The world of cryptocurrencies has often been compared to the Wild West or some other “every man for himself” situation.
Users are repeatedly admonished to protect their “private keys” (passwords, essentially) and maintain custody of them whenever possible. “No keys, no crypto” is a popular adage that refers to the fact that any cryptocurrency not personally held offline in a “cold wallet” is vulnerable to hacks, theft or downright fiduciary failure.
Users must also check and recheck the details of a transmission, including the amount and receiving address, before sending because unlike payments by credit or bank card, crypto transmissions cannot be reversed without the consent of the receiver.
In networks that pride themselves on semi-anonymity, that has proven a problem at times.
Nevertheless, a recent court decision in British Columbia, as legal researcher and blogger Grygoriy Pustovit writes, has arguably located the anarchic world of crypto once again squarely within the purview of the law:
“It is frequently overlooked that blockchain transactions (including those relative to cryptocurrency), apart from the digital rules (code), are governed by law – and even possibly by the laws of various jurisdictions. Law governs those buying, selling, holding, brokering, or accepting cryptocurrencies as payment; it can also restrict their ability to do so.”
The ruling in question involves the case of Copytrack Pte Ltd. v. Wall.
According to a decision document by Judge Justice Skolrood in the BC Supreme Court, Copytrack Pte Ltd is “a Singapore company engaged in the business of digital content management and automated copyright enforcement.”
In February 2018, the company raised $11 million in an ICO sale of “CPY” electronic tokens, and the defendant, Brian Wall, allegedly bought $780 worth.
But rather than send CPY tokens, Copytrack produced evidence that it had mistakenly sent Wall Ethereum tokens, worth an estimated $450 000 CAD. The send occurred on or around February 15th of this year.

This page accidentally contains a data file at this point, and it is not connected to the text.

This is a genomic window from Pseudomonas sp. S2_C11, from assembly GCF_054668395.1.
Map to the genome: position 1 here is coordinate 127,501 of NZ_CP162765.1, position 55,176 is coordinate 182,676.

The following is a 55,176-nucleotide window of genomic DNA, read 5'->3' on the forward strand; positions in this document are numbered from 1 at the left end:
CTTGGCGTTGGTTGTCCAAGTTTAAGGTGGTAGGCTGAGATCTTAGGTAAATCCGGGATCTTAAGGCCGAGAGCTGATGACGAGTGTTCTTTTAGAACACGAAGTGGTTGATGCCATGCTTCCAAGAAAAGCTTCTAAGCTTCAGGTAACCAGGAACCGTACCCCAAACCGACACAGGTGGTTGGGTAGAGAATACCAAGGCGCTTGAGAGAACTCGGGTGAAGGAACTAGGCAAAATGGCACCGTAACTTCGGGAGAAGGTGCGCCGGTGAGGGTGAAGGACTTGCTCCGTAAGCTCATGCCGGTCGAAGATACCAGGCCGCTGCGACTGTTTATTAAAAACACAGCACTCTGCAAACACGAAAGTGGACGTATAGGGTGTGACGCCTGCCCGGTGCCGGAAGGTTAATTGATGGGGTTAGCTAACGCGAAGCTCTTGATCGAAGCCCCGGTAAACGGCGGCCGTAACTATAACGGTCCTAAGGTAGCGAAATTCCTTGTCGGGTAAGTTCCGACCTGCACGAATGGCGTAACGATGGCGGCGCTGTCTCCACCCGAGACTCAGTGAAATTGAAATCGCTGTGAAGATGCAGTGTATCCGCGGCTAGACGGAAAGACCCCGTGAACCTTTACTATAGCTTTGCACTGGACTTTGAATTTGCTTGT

Copytrack says they contacted Wall immediately regarding the mistake, but Wall initially refused to return the tokens, and instead moved them from his personal crypto wallet onto a cryptocurrency exchange.
After a series of email communications, Wall eventually agreed to return the tokens, and between February 16-23, transferred them back to his personal wallet from the exchange.
But on February 25th, the tokens moved from Wall’s wallet to five others, and Wall claimed they were stolen by hackers.
He then argued that he had no obligation to return the Ether because he no longer possessed them.
Copytrack initiated a court action against Wall, who rendered some defense before passing away on May 23rd.
It appears that Copytrack was able to provide concrete evidence of token movements, but the judge had problems with Wall’s claims:
“I do not accept Wall’s submission that there are factual disputes that make summary judgment unavailable. The essential facts underlying Copytrack’s claim are undisputed. Specifically, I do not accept Wall’s submission that the application involves “oath against oath,” particularly given that Wall’s evidence about what happened to the Ether Tokens amounts to little more than a bald assertion.”
In September a court ruled The pressing issue of the legal characterisation of cryptocurrency has been postponed for now. Nevertheless, courts across jurisdictions slowly but incrementally are filling in the vacuum of legal uncertainty created by the disruptive underlying technology.